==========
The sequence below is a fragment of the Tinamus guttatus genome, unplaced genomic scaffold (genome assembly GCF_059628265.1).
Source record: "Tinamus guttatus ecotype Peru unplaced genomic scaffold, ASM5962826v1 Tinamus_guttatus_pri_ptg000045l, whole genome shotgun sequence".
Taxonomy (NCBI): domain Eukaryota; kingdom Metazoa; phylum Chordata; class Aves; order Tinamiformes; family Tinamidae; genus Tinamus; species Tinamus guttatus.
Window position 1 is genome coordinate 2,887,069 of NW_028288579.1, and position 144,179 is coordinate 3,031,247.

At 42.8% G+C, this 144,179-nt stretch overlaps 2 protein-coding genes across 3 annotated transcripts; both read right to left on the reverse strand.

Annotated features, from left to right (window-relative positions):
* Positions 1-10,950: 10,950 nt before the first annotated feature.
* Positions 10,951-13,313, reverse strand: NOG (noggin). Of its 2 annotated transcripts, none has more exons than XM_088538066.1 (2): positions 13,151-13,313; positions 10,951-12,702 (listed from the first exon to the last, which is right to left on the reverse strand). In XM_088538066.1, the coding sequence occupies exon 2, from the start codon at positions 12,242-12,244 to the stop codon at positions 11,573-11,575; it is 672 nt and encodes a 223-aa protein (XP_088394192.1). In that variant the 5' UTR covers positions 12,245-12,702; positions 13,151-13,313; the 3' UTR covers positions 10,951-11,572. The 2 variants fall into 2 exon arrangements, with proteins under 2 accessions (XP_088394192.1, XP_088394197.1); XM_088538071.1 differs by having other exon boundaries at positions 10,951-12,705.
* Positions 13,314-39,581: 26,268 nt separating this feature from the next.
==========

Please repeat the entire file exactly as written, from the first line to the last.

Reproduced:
The sequence below is a fragment of the Tinamus guttatus genome, unplaced genomic scaffold (genome assembly GCF_059628265.1).
Source record: "Tinamus guttatus ecotype Peru unplaced genomic scaffold, ASM5962826v1 Tinamus_guttatus_pri_ptg000045l, whole genome shotgun sequence".
Taxonomy (NCBI): domain Eukaryota; kingdom Metazoa; phylum Chordata; class Aves; order Tinamiformes; family Tinamidae; genus Tinamus; species Tinamus guttatus.
Window position 1 is genome coordinate 2,887,069 of NW_028288579.1, and position 144,179 is coordinate 3,031,247.

At 42.8% G+C, this 144,179-nt stretch overlaps 2 protein-coding genes across 3 annotated transcripts; both read right to left on the reverse strand.

Annotated features, from left to right (window-relative positions):
* Positions 1-10,950: 10,950 nt before the first annotated feature.
* Positions 10,951-13,313, reverse strand: NOG (noggin). Of its 2 annotated transcripts, none has more exons than XM_088538066.1 (2): positions 13,151-13,313; positions 10,951-12,702 (listed from the first exon to the last, which is right to left on the reverse strand). In XM_088538066.1, the coding sequence occupies exon 2, from the start codon at positions 12,242-12,244 to the stop codon at positions 11,573-11,575; it is 672 nt and encodes a 223-aa protein (XP_088394192.1). In that variant the 5' UTR covers positions 12,245-12,702; positions 13,151-13,313; the 3' UTR covers positions 10,951-11,572. The 2 variants fall into 2 exon arrangements, with proteins under 2 accessions (XP_088394192.1, XP_088394197.1); XM_088538071.1 differs by having other exon boundaries at positions 10,951-12,705.
* Positions 13,314-39,581: 26,268 nt separating this feature from the next.